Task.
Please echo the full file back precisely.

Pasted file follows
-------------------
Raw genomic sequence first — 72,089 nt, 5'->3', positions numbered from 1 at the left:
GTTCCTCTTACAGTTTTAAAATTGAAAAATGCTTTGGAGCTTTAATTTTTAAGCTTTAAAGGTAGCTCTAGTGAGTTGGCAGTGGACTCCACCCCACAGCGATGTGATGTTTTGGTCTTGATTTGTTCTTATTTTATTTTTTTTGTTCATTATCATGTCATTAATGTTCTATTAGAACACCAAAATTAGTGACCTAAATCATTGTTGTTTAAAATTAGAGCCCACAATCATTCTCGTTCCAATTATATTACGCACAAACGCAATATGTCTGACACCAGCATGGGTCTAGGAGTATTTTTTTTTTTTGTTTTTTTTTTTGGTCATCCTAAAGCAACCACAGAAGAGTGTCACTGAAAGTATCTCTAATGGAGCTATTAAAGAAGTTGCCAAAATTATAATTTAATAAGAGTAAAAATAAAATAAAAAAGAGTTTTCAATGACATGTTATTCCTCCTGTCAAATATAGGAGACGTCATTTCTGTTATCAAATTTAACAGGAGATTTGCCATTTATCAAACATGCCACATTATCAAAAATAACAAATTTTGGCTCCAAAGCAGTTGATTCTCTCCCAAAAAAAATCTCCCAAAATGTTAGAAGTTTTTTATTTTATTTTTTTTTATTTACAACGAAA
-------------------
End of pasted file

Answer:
Raw genomic sequence first — 72,089 nt, 5'->3', positions numbered from 1 at the left:
GTTCCTCTTACAGTTTTAAAATTGAAAAATGCTTTGGAGCTTTAATTTTTAAGCTTTAAAGGTAGCTCTAGTGAGTTGGCAGTGGACTCCACCCCACAGCGATGTGATGTTTTGGTCTTGATTTGTTCTTATTTTATTTTTTTTGTTCATTATCATGTCATTAATGTTCTATTAGAACACCAAAATTAGTGACCTAAATCATTGTTGTTTAAAATTAGAGCCCACAATCATTCTCGTTCCAATTATATTACGCACAAACGCAATATGTCTGACACCAGCATGGGTCTAGGAGTATTTTTTTTTTTTGTTTTTTTTTTTGGTCATCCTAAAGCAACCACAGAAGAGTGTCACTGAAAGTATCTCTAATGGAGCTATTAAAGAAGTTGCCAAAATTATAATTTAATAAGAGTAAAAATAAAATAAAAAAGAGTTTTCAATGACATGTTATTCCTCCTGTCAAATATAGGAGACGTCATTTCTGTTATCAAATTTAACAGGAGATTTGCCATTTATCAAACATGCCACATTATCAAAAATAACAAATTTTGGCTCCAAAGCAGTTGATTCTCTCCCAAAAAAAATCTCCCAAAATGTTAGAAGTTTTTTATTTTATTTTTTTTTATTTACAACGAAA